Discussion in 'Aircraft Design / Aerodynamics / New Technology' started by cluttonfred, May 8, 2011.
In VP-1 plans you can extend the 1/16 aircraft ply in the center wing section to cover leading edge, is that replacing the aluminum in that section or in addition to? And is it kosher to replace the entire leading edge with 1/16 aircraft ply?
The 1/16" replaces the aluminum. And yes, you can use 1/16" instead of aluminum for the whole LE.
The infamous glue question … again. I like Smiths … http://www.glueoakandteak.com/ … have had good success with it. Is there anything that makes T-88 superior?
Besides history, T-88 has a high service temperature tolerance which is probably why it gets the nod. And while a few get picky on mixing, the vast majority just want squeeze and mix, which T-88 was invented for. They claim 160F max service and 119F temperature deflection. The stuff was made for boats about thirty years ago. It just works.
It would be interesting to put some thermometer probes at various places inside the wing of a GP-4 or Falco--especially right on the inside of the skin at the spar. Is suspect it might scare a lot of folks right back to the stone-age days of resorcinol.
I suppose it's a matter of perspective. I'm searching for an alternative to T-88 because of it's low temperature tolerance.
The OD Green fuselage on my VP-1 exceeds the max service temp for T-88 on a cool day (65f). The whole airplane exceeds the deflection temp limit on a cool day.
Resorcinol can’t be beat for heat.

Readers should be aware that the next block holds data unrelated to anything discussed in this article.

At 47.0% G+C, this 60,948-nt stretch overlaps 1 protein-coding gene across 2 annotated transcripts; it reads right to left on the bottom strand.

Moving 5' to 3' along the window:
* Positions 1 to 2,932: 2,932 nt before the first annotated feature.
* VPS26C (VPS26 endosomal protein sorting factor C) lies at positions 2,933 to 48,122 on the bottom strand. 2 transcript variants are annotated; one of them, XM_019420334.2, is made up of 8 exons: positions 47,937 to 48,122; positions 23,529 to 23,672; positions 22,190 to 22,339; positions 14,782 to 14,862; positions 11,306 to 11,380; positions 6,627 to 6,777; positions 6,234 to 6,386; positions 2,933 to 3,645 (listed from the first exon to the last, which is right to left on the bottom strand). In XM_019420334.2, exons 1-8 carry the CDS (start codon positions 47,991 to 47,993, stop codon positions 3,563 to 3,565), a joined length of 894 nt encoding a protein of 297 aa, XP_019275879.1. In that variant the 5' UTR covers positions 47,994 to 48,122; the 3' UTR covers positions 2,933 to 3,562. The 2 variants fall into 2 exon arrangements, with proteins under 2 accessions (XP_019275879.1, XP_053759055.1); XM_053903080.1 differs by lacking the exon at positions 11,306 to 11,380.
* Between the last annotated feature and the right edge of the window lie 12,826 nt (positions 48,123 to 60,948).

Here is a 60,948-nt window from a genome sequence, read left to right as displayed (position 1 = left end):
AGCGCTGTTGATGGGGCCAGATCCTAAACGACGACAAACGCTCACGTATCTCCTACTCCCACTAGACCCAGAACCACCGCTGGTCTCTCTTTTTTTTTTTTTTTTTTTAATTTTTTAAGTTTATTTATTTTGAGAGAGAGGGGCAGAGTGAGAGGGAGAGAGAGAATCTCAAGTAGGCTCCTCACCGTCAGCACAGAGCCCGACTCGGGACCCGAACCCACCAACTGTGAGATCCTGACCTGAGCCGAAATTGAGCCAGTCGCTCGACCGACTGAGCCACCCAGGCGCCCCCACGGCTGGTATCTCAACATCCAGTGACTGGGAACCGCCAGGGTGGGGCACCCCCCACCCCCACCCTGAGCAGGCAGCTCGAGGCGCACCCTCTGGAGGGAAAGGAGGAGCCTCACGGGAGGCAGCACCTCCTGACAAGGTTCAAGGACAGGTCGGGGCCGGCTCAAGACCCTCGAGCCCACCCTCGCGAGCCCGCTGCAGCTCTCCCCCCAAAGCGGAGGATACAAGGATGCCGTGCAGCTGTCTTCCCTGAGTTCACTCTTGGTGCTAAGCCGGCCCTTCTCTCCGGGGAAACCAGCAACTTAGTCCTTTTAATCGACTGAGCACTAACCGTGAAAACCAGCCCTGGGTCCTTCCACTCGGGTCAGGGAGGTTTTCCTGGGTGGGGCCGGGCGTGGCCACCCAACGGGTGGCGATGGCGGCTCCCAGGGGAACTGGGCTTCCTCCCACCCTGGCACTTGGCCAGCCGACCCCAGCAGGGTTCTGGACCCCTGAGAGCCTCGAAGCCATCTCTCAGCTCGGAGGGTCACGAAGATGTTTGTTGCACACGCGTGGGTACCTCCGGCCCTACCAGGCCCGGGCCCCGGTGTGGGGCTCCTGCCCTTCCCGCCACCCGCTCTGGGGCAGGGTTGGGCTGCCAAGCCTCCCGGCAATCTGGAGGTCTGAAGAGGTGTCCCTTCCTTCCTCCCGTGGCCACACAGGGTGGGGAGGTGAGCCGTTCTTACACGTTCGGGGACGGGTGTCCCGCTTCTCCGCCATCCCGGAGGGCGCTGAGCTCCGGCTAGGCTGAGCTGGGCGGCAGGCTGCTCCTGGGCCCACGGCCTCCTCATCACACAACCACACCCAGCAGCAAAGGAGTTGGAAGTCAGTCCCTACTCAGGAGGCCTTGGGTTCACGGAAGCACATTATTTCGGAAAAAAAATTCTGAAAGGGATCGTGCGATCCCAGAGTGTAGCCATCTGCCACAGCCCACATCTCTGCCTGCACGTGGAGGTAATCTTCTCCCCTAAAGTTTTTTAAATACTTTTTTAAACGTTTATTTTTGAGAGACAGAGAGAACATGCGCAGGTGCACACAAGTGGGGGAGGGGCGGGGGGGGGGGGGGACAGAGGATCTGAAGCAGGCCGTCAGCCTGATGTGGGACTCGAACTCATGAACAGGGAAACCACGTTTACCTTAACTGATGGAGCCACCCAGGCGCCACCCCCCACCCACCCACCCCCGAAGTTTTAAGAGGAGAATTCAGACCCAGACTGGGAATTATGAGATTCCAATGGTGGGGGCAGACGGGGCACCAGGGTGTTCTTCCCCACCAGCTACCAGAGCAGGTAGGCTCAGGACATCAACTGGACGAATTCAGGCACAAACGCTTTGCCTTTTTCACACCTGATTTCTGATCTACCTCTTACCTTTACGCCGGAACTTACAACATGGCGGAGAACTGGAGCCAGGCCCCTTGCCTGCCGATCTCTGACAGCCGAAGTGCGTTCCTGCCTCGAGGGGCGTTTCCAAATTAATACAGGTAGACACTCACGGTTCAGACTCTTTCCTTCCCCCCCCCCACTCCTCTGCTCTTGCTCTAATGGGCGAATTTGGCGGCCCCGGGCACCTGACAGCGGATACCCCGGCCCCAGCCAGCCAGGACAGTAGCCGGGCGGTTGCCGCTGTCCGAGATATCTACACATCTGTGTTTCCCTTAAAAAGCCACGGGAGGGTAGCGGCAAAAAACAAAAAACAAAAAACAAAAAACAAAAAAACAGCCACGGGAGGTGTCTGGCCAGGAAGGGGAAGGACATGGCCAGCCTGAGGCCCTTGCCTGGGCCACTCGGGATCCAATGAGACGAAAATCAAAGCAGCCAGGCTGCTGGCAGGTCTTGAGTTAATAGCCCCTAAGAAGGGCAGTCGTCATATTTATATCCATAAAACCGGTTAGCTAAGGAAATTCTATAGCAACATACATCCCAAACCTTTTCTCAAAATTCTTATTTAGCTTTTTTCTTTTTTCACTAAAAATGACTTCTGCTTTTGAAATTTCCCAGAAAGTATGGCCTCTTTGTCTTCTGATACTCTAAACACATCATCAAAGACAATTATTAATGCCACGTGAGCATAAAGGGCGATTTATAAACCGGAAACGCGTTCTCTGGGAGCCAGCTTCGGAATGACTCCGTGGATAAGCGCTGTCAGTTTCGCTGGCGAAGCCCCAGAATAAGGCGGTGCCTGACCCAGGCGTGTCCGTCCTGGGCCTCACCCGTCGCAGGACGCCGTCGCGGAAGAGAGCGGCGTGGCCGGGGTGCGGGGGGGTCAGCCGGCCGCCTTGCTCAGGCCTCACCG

Remember wood is a terrible conductor of heat. The surface temp can be high and the glue joint not close to its max. I believe someone took temps on their Tailwind wing and internal was not close to being scary.
Wood is a good insulator but there's only a 1/16" of an inch of it between fabric that's glued to it and the T-88 glue line, and it forms a closed box (oven). If one side of a piece of 1/16th ply is uncomfortably hot, the other side isn't far behind.
Bottom line: T-88 has poor temperature tolerance.
The big draw back to resorcinol seems to be getting a good fit. Is there a way to modify it's gap filling properties by mixing in something like really fine sawdust, kind of like we to with epoxy and flox/milled glass?
I'm going to use resorcinol on my laminated parts but it would be nice to be able to use it with the same fit tolerances as T-88 on the rest of the parts and just use one adhesive.
Does anyone here have knowledge and experience with the Hughes FPL-16 and other "resorcinol replacement options" that were developed over the years?
Also, I know for a fact that there are now several higher temperature epoxies used in composite construction. (I personally saw what was clearly some kind of a carbon composite jet exhaust duct on the later jet powered Predator drone a couple of years ago at one of their facilities)
Can one of these "laminating" epoxies be thickened slightly to create a structural gap-filling adhesive with higher temperature tolerances?
I wrote Smiths for a technical data sheet, will post if they reply with one.
Here is the MDS for T88.
It states Maximum service temp is 160 deg F.
And lap/shear PSI on Maple is 1800psi, before substrata failure. 2000psi on aluminum
heat deflection temp 119 deg F
Check out Heat deflection Temp definition, and Determination:
the determination IMHO, being most relevant...
No data from Smith.
Weldwood Plastic Resin was popular. I know Craig Catto makes props with it.
Data sheet https://www.dap.com/media/74720/plastic-resin-glue30201.pdf
Resorcinol is weather and boil proof.
Is anyone aware of a documented T88 joint that failed due to temperature?
There are lots of wooden wings on airshow nd competition airplanes that sit in the hot sun, then get heavily loaded in flight. Yes, I’ve heard the claims that rapid cooling occurs on takeoff.
Resorcinol is looking better.
I don't know anything about T-88 failures. I know I am supposed to have weather and boil proof plywood, so why wouldn't I use weather and boil proof glue to stick the lumber to it?
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